Startup America Suggestion of the Day (Installment 6)

I listened to Austan Goolsbee’s video on the Startup America Partnership web site this morning. Austan is the Chairman of the Council of Economic Advisors. He is an important and dynamic guy, and I recommend that you watch his video.

You can view it here:

Austan says that as part of the Startup America initiative the Federal government is going to contribute 4 components to build a bridge across what he calls “the valley of death” (what stands in the way between startups being startups and startups growing to successful, big employers). Those include:
1. Access to capital. The federal government is going to put in an extra $2B in matching funds for venture funds and other private sector investors to try to get money to startups.
2. A comprehensive review of regulatory barriers that affect small business to identify regulations that are particularly costly or burdensome or intrusive (see my quora.com answer in response to Bill Carleton’s question).
3. Bringing in business mentors
4. Tax relief and incentives

I applaud the White House’s initiative. I think that this effort is a big deal. But it will be a “bigger” deal if all of the people out there who are working in startups raise their voices and start telling the folks who are running this initiative what matters to them. This is our chance, not to “complain.” But to point out what the heck is going on that really gets in our way.

How to make life better for startups? I have some immediate suggestions.

Make it easier for statups to raise angel capital.

Here is what we need:

  • Allow startups to advertise that they are raising money on their web sites, in industry association publications, etc.
  • Make it easier for angel investors to qualify as “accredited investors.”
  • Dodd-Frank made it harder for angel investors to qualify as accredited investors.
  • Current law prohibits startups from advertising that they are raising money.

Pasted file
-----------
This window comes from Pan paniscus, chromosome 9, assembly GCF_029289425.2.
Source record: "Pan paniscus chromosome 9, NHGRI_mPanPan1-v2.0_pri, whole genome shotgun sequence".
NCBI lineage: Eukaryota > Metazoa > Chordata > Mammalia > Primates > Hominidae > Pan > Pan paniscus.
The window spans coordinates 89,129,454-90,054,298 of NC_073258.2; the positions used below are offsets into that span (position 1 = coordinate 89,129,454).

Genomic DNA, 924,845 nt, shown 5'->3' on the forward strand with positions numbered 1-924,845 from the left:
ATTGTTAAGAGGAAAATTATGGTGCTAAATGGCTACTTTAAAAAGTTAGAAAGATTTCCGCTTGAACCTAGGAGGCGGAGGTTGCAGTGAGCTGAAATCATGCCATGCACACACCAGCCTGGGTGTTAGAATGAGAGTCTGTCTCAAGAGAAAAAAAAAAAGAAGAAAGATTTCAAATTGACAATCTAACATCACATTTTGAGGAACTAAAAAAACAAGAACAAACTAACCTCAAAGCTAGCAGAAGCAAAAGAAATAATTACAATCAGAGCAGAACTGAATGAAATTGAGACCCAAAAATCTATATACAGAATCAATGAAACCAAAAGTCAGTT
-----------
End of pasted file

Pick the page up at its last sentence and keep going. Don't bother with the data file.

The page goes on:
• The answers for Startup America–
    • Change the law to allow startups to advertise. To put on their web sites that they are raising money.
    • Change the law to allow more people to qualify as accredited investors. My test–if you can give to United Way you should be able to qualify as an “accredited investor.”
    • When you are changing the federal law to allow startups to advertise and raise money the United Way way, don’t allow states to step in and impose state level regulatory burdens which essentially undo the federal government’s efforts. In other words, make sure that these new federal laws “preempt” any new state law efforts to regulate.

Yes, these ideas are radical. I can hear my “serious” friends at law and accounting and investment banking firms around town guffawing and snorting. I hope the are enjoying a good laugh! Please go ahead and mock me. I enjoy a good laugh myself.

Yes, I agree Austan–We need to out-innovate the world–let’s start with radically changing our laws that stand in our way and make it more difficult for us to raise capital to grow our businesses.



About Joe Wallin

Joe Wallin focuses on emerging, high growth, and startup companies. Joe frequently represents companies in angel and venture financings, mergers and acquisitions, and other significant business transactions. Joe also represents investors in U.S. businesses, and provides general counsel services for companies from startup to post-public.
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